Joe Conason's Journal

The White House decision to nab money destined for tortured POWs shows yet more evidence of its tender concern for enlisted Americans.


Salon Staff
November 11, 2003 11:13PM (UTC)

No amount of money -- and he means it
The billions included by Congress in the president's supplemental budget fall well below estimates of what will be needed to rebuild Iraq. So the Bush administration is looking everywhere for money (while averting its gaze from the tax revenues squandered on wealthy contributors). Among the funds they've found is a court judgment won against the Iraqi government by a group of former American prisoners of war who were brutally tortured during the 1991 war. The White House position -- which seems likely to prevail -- is that any frozen Iraqi funds should be turned over for reconstructing Iraq rather than used to pay damages to those tortured U.S. soldiers and officers.

The decision provides yet more evidence of the tender White House concern for enlisted Americans -- as anyone could tell from Scott McClellan's remarkable response to questions on this topic last Thursday. It's worth reproducing in full, if only to marvel at McClellan's increasing resemblance to Ari Fleischer:

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"Q: Scott, there are 17 former POWs from the first Gulf War who were tortured and filed suit against the regime of Saddam Hussein. And a judge has ordered that they are entitled to substantial financial damages. What is the administration's position on that? Is it the view of this White House that that money would be better spent rebuilding Iraq rather than going to these former POWs?

MR. McCLELLAN: I don't know that I view it in those terms, David. I think that the United States -- first of all, the United States condemns in the strongest terms the brutal torture to which these Americans were subjected. They bravely and heroically served our nation and made sacrifices during the Gulf War in 1991, and there is simply no amount of money that can truly compensate these brave men and women for the suffering that they went through at the hands of Saddam Hussein's brutal regime. That's what our view is.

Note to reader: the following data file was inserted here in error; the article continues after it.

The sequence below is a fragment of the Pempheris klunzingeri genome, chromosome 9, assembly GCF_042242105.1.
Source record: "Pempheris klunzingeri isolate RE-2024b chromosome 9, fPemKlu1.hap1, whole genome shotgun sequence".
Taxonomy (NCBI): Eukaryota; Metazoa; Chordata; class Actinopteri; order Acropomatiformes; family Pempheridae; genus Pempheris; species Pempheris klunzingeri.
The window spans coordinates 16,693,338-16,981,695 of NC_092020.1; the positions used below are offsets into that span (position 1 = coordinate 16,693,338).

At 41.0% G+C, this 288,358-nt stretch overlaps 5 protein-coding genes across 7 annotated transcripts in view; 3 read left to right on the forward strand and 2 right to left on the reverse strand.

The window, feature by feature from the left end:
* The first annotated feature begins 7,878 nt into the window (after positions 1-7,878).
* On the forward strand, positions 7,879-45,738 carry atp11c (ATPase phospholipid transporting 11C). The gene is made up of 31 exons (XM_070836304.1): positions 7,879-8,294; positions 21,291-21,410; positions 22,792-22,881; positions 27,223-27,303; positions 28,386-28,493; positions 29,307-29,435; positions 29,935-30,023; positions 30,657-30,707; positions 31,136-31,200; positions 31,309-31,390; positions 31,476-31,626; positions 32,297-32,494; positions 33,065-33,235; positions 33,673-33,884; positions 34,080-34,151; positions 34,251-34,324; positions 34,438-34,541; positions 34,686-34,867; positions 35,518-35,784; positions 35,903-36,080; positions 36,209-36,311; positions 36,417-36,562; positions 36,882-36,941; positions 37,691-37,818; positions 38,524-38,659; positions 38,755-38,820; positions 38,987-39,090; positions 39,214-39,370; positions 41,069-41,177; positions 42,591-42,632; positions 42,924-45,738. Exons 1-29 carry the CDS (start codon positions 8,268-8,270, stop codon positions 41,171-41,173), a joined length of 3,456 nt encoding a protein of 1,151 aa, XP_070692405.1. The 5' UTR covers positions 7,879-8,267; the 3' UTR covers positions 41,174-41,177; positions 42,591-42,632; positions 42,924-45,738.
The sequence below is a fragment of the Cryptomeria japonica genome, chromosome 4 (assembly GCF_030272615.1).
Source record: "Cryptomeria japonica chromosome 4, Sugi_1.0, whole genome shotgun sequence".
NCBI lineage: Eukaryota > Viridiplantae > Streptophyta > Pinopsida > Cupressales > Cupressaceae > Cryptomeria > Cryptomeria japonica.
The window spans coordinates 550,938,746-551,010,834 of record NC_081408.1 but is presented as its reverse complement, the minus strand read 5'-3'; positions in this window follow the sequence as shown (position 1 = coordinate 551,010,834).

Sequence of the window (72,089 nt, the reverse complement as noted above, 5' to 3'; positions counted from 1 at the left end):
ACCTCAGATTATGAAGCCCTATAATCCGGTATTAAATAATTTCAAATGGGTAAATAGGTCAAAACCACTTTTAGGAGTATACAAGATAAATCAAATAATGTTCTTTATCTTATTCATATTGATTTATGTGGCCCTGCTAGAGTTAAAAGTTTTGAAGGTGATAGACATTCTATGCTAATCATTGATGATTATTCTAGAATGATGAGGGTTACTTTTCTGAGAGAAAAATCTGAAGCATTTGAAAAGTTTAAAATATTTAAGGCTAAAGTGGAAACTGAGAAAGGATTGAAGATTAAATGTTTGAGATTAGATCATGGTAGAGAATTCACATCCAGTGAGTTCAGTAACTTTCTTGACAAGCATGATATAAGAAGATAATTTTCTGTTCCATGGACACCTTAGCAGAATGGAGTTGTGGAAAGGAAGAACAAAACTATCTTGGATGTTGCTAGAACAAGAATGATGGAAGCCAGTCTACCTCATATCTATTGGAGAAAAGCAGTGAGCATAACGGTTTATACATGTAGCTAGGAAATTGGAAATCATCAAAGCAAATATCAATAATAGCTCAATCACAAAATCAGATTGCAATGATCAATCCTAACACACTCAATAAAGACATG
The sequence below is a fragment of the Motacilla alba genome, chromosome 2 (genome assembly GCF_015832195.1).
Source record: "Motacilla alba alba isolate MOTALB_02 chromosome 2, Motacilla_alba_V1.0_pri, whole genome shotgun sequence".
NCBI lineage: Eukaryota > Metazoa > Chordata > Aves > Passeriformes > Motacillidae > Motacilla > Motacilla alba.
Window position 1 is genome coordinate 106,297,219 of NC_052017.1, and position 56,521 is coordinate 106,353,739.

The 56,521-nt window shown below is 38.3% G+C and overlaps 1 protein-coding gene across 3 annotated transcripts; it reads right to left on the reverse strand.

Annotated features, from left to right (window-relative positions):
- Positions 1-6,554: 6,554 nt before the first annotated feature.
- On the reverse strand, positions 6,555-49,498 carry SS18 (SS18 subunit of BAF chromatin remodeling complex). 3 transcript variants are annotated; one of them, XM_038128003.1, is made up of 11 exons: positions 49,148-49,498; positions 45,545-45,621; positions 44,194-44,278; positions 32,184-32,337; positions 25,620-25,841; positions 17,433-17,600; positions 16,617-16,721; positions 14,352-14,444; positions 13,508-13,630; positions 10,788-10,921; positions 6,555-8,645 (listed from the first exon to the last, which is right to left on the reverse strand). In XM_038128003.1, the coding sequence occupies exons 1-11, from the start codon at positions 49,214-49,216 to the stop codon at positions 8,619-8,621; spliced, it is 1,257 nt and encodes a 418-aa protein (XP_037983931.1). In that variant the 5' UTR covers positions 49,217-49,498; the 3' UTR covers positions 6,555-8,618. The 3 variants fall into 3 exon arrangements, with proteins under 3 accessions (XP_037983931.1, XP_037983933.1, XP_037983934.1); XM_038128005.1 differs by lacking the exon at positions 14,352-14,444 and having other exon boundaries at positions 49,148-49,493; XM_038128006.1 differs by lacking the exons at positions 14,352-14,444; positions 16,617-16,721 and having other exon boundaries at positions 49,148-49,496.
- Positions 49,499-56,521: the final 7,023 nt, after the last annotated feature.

Q: But, so -- but isn't it true that this White House --

Q: They think there is an --

Q: Excuse me, Helen -- that this White House is standing in the way of them getting those awards, those financial awards, because it views it that money better spent on rebuilding Iraq?

MR. McCLELLAN: Again, there's simply no amount of money that can truly compensate these brave men and women for the suffering --

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Q: Why won't you spell out what your position is?

MR. McCLELLAN: I'm coming to your question. Believe me, I am. Let me finish. Let me start over again, though. No amount of money can truly compensate these brave men and women for the suffering that they went through at the hands of a very brutal regime, at the hands of Saddam Hussein. It was determined earlier this year by Congress and the administration that those assets were no longer assets of Iraq, but they were resources required for the urgent national security needs of rebuilding Iraq. But again, there is simply no amount of compensation that could ever truly compensate these brave men and women.

Q: Just one more. Why would you stand in the way of at least letting them get some of that money?

MR. McCLELLAN: I disagree with the way you characterize it.

Q: But if the law that Congress passed entitles them to access frozen assets of the former regime, then why isn't that money, per a judge's order, available to these victims?

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MR. McCLELLAN: That's why I pointed out that that was an issue that was addressed earlier this year. But make no mistake about it, we condemn in the strongest possible terms the torture that these brave individuals went through --

Q: You don't think they should get money?

MR. McCLELLAN: -- at the hands of Saddam Hussein. There is simply no amount of money that can truly compensate those men and women who heroically served --

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Q: That's not the issue --

MR. McCLELLAN: -- who heroically served our nation.

Q: Are you opposed to them getting some of the money?

MR. McCLELLAN: And, again, I just said that that had been addressed earlier this year.

Q: No, but it hasn't been addressed. They're entitled to the money under the law. The question is, is this administration blocking their effort to access some of that money, and why?

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MR. McCLELLAN: I don't view it that way at all. I view it the way that I stated it, that this issue was --

Q: But you are opposed to them getting the money.

MR. McCLELLAN: This issue was addressed earlier this year, and we believe that there's simply no amount of money that could truly compensate these brave men and women for what they went through and for the suffering that they went through at the hands of Saddam Hussein --

Q: So no money.

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MR. McCLELLAN: -- and that's my answer.
[11 a.m. PST, Nov. 11, 2003]

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